Recently there have been some sweeping statements about the potential for the next big problems being from self-licensed. This is not a new idea – it was first raised as a possibility a few years ago, and still nothing has occurred.

I would posit a different view – one long held, and whilst doing so make a couple of observations about the journey to a fully-fledged profession, that I think should be self-evident. As context, I have participated in a great deal of evolution since I first joined financial services in 1978 and have worked across several of the sectors within, and am grateful for my career – which I ended up in more by chance rather than by plan.

It is my opinion that there is unlikely to be any systemic problem arising from the self-licenced sector, and that frankly much of the argument is self-serving from mid to large licensees and their leaders who clearly have a vested interest in the status quo – whether salaries or equity. It’s probably important to add that for a long time have been/am one of them, however I have maintained since 2011 that the current Corporations Act licensing structure is systemically conflicted with a professional model and needs to change.

Firstly, let’s look at the self-licensed argument and challenge the claim made.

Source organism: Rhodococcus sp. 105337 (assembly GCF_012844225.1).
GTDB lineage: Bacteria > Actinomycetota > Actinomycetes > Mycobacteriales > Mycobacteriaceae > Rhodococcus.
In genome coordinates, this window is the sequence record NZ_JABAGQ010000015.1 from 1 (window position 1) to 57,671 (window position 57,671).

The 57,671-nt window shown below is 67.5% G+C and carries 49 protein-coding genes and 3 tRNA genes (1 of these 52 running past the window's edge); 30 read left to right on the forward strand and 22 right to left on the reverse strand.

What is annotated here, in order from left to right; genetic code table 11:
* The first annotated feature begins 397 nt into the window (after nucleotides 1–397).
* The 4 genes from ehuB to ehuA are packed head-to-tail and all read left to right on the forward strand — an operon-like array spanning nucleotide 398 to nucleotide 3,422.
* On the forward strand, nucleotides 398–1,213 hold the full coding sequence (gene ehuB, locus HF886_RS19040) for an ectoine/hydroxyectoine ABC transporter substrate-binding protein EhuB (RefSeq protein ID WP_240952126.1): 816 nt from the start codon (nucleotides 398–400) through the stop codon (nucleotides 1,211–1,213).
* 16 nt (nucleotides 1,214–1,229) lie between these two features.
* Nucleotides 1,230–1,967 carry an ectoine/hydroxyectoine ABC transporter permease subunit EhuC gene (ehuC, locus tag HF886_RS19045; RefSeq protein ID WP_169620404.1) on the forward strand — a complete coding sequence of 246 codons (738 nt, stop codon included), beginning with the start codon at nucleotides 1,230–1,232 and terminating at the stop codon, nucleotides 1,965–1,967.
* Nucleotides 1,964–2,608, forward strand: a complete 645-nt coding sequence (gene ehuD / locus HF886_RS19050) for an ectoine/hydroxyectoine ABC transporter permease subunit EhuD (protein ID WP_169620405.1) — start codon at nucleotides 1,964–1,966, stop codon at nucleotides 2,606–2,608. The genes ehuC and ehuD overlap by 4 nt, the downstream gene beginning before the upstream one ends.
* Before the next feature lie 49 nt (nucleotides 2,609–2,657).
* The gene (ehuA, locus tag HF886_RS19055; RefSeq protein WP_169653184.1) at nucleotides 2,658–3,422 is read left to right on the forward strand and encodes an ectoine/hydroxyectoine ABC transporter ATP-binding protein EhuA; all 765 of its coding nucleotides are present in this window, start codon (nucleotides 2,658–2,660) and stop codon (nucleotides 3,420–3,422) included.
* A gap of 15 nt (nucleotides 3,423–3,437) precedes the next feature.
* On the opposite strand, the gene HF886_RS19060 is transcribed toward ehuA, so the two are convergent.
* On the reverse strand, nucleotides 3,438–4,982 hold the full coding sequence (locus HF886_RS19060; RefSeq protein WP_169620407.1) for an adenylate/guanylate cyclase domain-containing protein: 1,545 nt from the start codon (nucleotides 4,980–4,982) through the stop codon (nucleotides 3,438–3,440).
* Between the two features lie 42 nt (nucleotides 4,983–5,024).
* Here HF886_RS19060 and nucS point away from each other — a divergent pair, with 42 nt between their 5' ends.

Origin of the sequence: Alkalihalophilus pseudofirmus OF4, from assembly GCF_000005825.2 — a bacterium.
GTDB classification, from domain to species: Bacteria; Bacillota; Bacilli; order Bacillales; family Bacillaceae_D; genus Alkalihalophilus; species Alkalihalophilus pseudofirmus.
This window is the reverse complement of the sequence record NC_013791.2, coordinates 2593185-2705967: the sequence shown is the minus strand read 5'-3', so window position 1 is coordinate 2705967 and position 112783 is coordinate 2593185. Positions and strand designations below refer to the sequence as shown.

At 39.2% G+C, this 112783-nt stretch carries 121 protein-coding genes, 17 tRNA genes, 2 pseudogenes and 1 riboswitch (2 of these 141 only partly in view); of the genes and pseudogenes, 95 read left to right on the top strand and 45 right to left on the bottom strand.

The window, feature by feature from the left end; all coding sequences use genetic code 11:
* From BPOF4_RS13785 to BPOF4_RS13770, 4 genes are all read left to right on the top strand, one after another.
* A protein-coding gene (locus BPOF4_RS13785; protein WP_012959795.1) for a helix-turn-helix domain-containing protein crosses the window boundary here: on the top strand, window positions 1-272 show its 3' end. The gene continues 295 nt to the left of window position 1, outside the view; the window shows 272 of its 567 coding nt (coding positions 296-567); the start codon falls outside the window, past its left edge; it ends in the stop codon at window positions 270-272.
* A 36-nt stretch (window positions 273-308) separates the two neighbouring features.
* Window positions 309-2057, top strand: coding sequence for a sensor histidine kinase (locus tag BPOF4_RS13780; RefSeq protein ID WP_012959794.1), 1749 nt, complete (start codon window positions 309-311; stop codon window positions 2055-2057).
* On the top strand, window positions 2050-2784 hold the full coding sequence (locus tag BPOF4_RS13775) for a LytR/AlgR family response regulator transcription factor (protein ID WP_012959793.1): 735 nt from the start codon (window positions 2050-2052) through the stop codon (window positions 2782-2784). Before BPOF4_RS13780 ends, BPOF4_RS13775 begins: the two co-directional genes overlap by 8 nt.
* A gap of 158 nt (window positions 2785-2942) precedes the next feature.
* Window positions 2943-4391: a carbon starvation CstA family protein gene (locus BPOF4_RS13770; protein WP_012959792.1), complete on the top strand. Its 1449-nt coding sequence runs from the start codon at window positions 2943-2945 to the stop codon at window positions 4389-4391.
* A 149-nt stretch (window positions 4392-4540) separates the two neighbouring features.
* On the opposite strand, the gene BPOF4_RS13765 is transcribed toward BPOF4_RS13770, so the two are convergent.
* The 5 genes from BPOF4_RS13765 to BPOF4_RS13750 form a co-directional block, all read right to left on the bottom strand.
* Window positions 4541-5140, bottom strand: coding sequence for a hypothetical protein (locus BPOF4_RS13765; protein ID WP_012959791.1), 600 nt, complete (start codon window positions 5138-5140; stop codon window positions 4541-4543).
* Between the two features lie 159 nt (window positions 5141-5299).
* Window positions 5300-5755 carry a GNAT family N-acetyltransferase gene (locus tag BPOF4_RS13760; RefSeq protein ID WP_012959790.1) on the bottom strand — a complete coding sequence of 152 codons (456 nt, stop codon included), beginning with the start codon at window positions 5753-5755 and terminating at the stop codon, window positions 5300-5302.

1. In my experience with advice (and all professional services), if the substance of the advice is sound (so the clients are better off) and the client service is good and responsive, then there is never a claim. Much of the highly touted monitoring and supervision are of processes and documents that we all know the clients don’t understand, value or are rarely read. Not to say they don’t have a function, but it is more on the defending of advice rather than helping our clients.
  2. In a self-licensed firm, the owner and the principal advisers are the same, and they have the close and direct relationship with the clients. As well as establishing a close and very different relationship with the licensee than can exist in a larger model, microeconomics teaches us that the value is always greater for the provider who is adjacent to the client.
  3. The personal balance sheet and their personal reputation and often personal friendships are directly at stake for a self-licensed operator – they have enormous skin in the game.